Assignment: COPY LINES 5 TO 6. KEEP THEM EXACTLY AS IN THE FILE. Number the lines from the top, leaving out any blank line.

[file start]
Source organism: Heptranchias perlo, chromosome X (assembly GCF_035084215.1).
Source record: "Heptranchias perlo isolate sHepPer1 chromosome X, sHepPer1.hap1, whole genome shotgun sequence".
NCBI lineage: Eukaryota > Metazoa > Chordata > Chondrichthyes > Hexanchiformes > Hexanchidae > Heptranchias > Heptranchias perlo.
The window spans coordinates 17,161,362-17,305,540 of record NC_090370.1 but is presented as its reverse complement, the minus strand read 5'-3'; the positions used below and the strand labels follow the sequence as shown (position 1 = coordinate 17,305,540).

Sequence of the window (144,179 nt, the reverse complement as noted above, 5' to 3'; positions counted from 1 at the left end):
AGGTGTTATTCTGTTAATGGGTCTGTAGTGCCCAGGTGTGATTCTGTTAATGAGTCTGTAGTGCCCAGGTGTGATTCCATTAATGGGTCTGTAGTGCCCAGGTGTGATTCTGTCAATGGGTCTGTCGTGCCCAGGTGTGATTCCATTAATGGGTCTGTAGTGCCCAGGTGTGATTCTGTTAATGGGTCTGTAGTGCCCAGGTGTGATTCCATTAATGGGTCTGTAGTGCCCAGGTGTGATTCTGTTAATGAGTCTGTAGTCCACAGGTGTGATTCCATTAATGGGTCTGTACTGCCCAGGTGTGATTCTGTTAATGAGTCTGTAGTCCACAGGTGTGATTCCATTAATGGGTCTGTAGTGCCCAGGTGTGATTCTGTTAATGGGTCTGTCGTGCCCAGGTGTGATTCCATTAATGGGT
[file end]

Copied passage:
Sequence of the window (144,179 nt, the reverse complement as noted above, 5' to 3'; positions counted from 1 at the left end):
AGGTGTTATTCTGTTAATGGGTCTGTAGTGCCCAGGTGTGATTCTGTTAATGAGTCTGTAGTGCCCAGGTGTGATTCCATTAATGGGTCTGTAGTGCCCAGGTGTGATTCTGTCAATGGGTCTGTCGTGCCCAGGTGTGATTCCATTAATGGGTCTGTAGTGCCCAGGTGTGATTCTGTTAATGGGTCTGTAGTGCCCAGGTGTGATTCCATTAATGGGTCTGTAGTGCCCAGGTGTGATTCTGTTAATGAGTCTGTAGTCCACAGGTGTGATTCCATTAATGGGTCTGTACTGCCCAGGTGTGATTCTGTTAATGAGTCTGTAGTCCACAGGTGTGATTCCATTAATGGGTCTGTAGTGCCCAGGTGTGATTCTGTTAATGGGTCTGTCGTGCCCAGGTGTGATTCCATTAATGGGT